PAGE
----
Sam Feudo is a long-term planner. He enjoys it. And, as a senior at Ohio State, one key aspect of his future has become financial planning.
After all, he’s eyeing paying off student loans, planning how to pay for medical school and starting to budget for his future once his career starts rolling.
But Feudo says he’s better prepared for what’s coming, and stressing less, following workshops through the Scarlet and Gray Financial program, which he participated in to help plan his STEP (Second-Year Transformational Experience Program) internship.
“As a student, I’m not only thinking about academics, but also building financial stability in the long term,” says Feudo, a public policy analysis major. “Sessions with Scarlet and Gray Financial were really helpful not only in helping to plan for the near term with my STEP project, but they also taught those crucial long-term financial skills for life.”
Scarlet and Gray Financial is a free, nationally recognized program that promotes financial literacy on Ohio State’s campus. It’s offered through Ohio State’s Office of Student Life Student Wellness Center in collaboration with the College of Education and Human Ecology.
Since it began in 2006, the program has a proven track record of helping thousands of Ohio State students each year by improving their financial literacy and helping them take control of their wallets.
“When students come to us, they may feel overwhelmed or have no idea what to do,” says Ben Raines ’12, ’22 MBA, the Scarlet and Gray Financial program coordinator. “But you break it down for them, give them a third-party perspective and you actually see them leave a little bit lighter.”
Through one-on-one coaching, workshops and even self-paced online courses through iGrad, Scarlet and Gray participants gain practical skills to handle budgets, student loans, credit cards, interest rates and more, empowering them to not only address their present circumstances but their future financial wellness.
“The value of it is you’re sitting down with somebody who knows what they’re talking about who understands your scenario,” Raines says. “We’re not lecturing anyone, we’re simply helping students understand their options and work through problems in a nonjudgmental, helpful environment.”
A critical aspect of the program is that the coaching is done by trained Ohio State students.
Claire Hartlage, a 2022 graduate who majored in accounting, was a coach who worked with students on a one-on-one basis and through group workshops. The experience helped her gain an internship at Ernst & Young in Chicago where she now works full-time in the assurance department.
“The peer aspect really helps,” she says. “Students are more likely to listen to you because you’ve literally gone through the same exact things they are going through, you just have more training. You can empathize with them, understand them and help them navigate it better.
“Once you start to work with them, show them tools they can use, break it down so they see it’s doable, they really start to relax.”
Abby Kuper, a junior neuroscience major, participated in workshops and used iGrad to help plan her STEP trip to Paris, while giving her skills for moving off campus.
“It was definitely helpful because their advice met me where I was,” Kuper says. “They’re very familiar with a lot of the costs I encounter as a student and they were really good at making things flexible on a low budget while also planning for the future.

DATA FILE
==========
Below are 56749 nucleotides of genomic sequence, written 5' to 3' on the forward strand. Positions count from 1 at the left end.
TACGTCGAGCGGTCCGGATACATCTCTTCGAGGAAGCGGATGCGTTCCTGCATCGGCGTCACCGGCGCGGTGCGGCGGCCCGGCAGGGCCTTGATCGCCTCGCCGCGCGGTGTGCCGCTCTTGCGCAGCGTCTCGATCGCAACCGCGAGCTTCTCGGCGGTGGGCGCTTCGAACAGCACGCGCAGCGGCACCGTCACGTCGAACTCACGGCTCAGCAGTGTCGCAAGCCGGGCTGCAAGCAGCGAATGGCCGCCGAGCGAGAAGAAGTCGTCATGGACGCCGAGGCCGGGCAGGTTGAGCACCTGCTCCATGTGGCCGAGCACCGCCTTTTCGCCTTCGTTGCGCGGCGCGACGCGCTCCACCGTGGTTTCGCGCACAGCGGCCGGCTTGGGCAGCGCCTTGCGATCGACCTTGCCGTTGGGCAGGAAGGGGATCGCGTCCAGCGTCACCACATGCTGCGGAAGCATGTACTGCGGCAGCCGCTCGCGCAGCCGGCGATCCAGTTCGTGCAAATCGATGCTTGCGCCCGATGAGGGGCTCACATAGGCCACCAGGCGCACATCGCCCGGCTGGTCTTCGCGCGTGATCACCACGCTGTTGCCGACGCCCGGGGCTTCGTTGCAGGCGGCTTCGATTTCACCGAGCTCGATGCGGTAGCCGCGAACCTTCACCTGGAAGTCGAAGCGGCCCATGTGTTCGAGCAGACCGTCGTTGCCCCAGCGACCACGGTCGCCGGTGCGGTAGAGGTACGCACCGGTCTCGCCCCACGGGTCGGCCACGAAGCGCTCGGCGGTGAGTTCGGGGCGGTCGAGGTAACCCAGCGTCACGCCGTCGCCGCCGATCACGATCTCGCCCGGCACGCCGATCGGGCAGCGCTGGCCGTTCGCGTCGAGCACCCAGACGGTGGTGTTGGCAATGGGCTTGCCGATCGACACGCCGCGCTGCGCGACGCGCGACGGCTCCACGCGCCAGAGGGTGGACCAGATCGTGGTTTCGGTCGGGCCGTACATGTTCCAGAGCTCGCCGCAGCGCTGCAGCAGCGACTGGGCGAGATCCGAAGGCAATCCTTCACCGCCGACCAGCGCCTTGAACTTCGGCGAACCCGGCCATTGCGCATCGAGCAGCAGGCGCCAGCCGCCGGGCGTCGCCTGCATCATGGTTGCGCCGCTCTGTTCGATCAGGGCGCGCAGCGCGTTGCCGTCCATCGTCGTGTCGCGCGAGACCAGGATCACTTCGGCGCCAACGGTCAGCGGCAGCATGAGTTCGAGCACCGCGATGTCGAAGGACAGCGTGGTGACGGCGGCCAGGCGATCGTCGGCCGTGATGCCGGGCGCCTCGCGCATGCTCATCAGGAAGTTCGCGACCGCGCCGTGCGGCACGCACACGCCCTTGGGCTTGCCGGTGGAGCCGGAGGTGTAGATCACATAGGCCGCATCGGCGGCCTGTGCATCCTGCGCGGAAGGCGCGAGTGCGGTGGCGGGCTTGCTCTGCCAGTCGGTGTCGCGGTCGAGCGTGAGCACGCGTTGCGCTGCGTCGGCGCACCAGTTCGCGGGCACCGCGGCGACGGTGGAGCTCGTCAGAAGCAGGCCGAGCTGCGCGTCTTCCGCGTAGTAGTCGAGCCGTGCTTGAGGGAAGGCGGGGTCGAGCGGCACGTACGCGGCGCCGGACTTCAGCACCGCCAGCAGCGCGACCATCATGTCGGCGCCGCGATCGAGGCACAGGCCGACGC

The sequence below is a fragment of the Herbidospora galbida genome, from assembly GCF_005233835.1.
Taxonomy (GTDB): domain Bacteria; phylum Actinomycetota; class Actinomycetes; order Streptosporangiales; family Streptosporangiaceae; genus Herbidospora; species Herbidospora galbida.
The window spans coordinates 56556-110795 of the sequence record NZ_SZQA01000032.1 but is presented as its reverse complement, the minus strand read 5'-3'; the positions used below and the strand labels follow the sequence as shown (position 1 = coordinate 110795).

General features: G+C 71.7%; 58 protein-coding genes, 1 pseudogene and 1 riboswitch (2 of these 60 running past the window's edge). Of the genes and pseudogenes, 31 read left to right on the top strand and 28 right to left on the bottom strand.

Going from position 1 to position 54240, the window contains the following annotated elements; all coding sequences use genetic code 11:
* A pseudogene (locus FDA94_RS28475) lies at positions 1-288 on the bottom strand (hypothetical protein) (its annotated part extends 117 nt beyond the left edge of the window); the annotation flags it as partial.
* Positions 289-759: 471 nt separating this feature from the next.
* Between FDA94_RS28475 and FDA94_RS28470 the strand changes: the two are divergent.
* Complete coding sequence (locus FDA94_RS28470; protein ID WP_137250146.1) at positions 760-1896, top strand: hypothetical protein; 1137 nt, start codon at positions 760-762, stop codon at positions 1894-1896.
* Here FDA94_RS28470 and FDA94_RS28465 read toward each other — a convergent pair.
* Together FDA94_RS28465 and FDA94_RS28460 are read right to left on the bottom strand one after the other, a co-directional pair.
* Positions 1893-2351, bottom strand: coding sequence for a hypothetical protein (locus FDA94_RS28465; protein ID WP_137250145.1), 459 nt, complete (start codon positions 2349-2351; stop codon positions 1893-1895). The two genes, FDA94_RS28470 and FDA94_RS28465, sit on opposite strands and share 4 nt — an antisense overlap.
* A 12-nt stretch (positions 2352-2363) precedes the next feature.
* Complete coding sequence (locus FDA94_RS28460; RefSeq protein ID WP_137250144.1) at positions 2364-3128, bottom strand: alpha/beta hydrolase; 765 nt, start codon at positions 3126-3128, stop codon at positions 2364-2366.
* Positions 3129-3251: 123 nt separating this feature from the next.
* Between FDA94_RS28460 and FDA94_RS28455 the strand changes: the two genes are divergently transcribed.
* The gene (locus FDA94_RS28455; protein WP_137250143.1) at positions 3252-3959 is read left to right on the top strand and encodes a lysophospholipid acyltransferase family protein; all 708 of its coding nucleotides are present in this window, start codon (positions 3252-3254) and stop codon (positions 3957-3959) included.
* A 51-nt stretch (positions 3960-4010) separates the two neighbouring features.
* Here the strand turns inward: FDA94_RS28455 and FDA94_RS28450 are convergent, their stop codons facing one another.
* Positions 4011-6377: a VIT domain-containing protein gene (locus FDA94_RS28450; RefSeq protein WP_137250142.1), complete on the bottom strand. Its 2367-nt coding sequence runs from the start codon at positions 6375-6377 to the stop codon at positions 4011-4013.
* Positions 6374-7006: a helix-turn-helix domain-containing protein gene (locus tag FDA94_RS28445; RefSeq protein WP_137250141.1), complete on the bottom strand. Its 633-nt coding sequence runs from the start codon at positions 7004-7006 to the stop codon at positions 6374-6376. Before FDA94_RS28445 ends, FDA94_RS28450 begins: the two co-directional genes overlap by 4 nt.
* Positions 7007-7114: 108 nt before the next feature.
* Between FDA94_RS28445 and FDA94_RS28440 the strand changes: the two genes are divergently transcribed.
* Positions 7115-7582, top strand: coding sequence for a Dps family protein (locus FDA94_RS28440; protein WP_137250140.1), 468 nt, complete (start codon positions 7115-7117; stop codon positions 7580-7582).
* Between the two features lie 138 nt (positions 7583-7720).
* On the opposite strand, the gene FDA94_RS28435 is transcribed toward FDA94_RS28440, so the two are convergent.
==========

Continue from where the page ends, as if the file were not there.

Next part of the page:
“It was nice, definitely, they could relate to me. Because of their help, I’m in a better place.”
History and research
The peer aspect has always been a crucial piece of the plan since the program’s inception. Not only does it help participants relax, it helps the program.
Catherine P. Montalto, associate professor emeritus of Consumer Sciences in the Department of Human Sciences, helped start Scarlet and Gray Financial in 2006 largely to help students navigate credit card debt before the Credit Card Act of 2009 tightened restrictions on new cards for those under 21 years old. Since then, the program has evolved to help students in numerous ways, especially with student loans.
“We’ve always been very intentional about responding to what student concerns and student needs are,” Montalto says.
As a complement to the program, she also has led national multi-institutional research. The Study on Collegiate Financial Wellness examines the financial attitudes, practices and knowledge of students across the United States.
A few of the areas the study has touched on include why students pursue their degrees, the time it takes to earn them, students’ overall financial understanding and the financial stress that comes with college.
“It’s been interesting to analyze because among a lot of people when you say ‘financial stress’ the immediate thought is that’s a bad thing and we want to get rid of it for our students,” Montalto says. “But we’ve learned to really look at financial stress along a continuum and that stress also reflects caring — I care about my finances and I want to be able to manage them well.”
So even though 70% of respondents to the study felt financial stress, about that same number, 65%, are optimistic about their financial futures.
“So stress isn’t necessarily a bad thing,” she says.
Feudo, meanwhile, says any stress related to financial concerns is vastly improved once you are able to take control of your situation as a student.
“Stress stemming from the financial aspect of education has only risen in recent years, and programs like Scarlet and Gray Financial alleviate that stress,” Feudo says. “Plus, you build crucial lifelong financial skills.”